- These portable wind instruments consist of two reed organs connected by a manually-folding bellows. The keyboard on the right side plays the melody notes, while the buttons on the left sound bass notes and full chords.
- The Excelsior Accordion Company was established in New York in 1924 and expanded to Italy after World War II.
- Accordions have been incorporated in music from virtually all musical genres over the years; however, no musician has used them to greater effect since the 1980's than 'Weird Al' Yankovic. During his impressive career writing and performing humorous parodies and comic songs, he has incorporated the accordion to great effect.
Rudi, the Wannamaker Bear:
- Our large Rudi was created as part of a Christmas display at Wanamaker’s department store in the mid-1980’s to present smaller, cuddlier Rudi’s to sell to their customers.
- The first American maker of teddy bears was the Ideal ToyCompany in 1903, inspired by a Teddy Roosevelt hunt.
- John Wanamaker opened Philadelphia’s first department store in 1876. It was the first in the nation with electrical illumination (1878) and price tags on merchandise. In 1911, he added the second-largest pipe organ in the world to its Grand Court, as well as a huge bronze eagle. “Meet you at the eagle” became a standard phrase for shoppers.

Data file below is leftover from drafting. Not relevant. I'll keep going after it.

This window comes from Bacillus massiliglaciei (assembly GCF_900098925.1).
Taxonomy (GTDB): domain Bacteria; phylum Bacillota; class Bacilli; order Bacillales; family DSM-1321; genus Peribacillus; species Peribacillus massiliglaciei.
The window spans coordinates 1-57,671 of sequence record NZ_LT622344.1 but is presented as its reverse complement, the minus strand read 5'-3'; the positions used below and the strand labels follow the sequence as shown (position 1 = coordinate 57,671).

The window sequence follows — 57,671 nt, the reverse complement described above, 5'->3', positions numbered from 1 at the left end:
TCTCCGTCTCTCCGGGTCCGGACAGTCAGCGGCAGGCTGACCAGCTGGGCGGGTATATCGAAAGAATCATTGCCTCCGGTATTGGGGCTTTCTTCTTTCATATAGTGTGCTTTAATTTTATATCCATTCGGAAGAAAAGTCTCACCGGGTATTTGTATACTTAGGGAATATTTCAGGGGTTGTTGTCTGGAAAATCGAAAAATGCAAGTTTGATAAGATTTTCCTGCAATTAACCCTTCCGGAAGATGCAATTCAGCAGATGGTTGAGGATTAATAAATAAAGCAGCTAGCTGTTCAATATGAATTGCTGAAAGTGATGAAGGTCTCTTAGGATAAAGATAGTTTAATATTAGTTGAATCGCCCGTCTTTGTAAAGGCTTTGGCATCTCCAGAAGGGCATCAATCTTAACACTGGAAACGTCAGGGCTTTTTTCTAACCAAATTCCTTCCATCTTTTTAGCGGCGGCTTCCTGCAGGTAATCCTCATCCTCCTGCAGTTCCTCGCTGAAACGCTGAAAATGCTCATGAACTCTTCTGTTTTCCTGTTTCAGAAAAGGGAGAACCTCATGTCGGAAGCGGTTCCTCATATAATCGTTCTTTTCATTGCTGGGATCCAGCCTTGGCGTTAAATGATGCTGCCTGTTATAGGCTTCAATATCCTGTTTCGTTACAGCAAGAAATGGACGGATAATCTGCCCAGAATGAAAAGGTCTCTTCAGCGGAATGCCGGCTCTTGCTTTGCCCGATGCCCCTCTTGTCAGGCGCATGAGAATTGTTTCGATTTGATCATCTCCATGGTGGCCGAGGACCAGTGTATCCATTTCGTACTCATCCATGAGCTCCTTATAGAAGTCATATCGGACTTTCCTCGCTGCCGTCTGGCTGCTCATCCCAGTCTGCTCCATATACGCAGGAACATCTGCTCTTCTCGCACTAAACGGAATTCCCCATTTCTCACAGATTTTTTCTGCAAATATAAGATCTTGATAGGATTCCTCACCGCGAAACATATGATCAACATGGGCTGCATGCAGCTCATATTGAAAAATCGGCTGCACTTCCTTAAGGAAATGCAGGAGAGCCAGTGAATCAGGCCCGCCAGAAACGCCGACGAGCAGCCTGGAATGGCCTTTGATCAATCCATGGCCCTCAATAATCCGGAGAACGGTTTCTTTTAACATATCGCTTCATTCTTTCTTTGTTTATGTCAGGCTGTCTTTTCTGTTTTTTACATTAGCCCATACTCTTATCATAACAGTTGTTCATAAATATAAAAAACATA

Chuck E. Cheese & Friends:
- Chuck E. Cheese’s Pizza Time Theatre was developed in 1977 by San Jose, California-native Nolan Bushnell, co-founder of the Atari video game company. It was the first restaurant to offer food, video games, amusement rides, and animatronics.
- The animatronics show is hosted by notable characters Chuck E. Cheese (the mouse leader of the band), Helen Henny (the lovely crooning chicken), and Mr. Munch (the purple dinosaur-looking guy who is a full fourteen years older than Barney!).
- Electric-powered animatronics were first introduced in the 1880’s and placed in department store windows to tantalize passersby with the wonders of electricity!
Fokker Tri-Plane Model Airplane:
- Look above you! Well over 250 hobbyist-built model airplanes hang from the ceiling throughout the Toy Box.
- The first remote-controlled model aircraft appeared in the late 19th-century. They were miniature hydrogen-filled airships.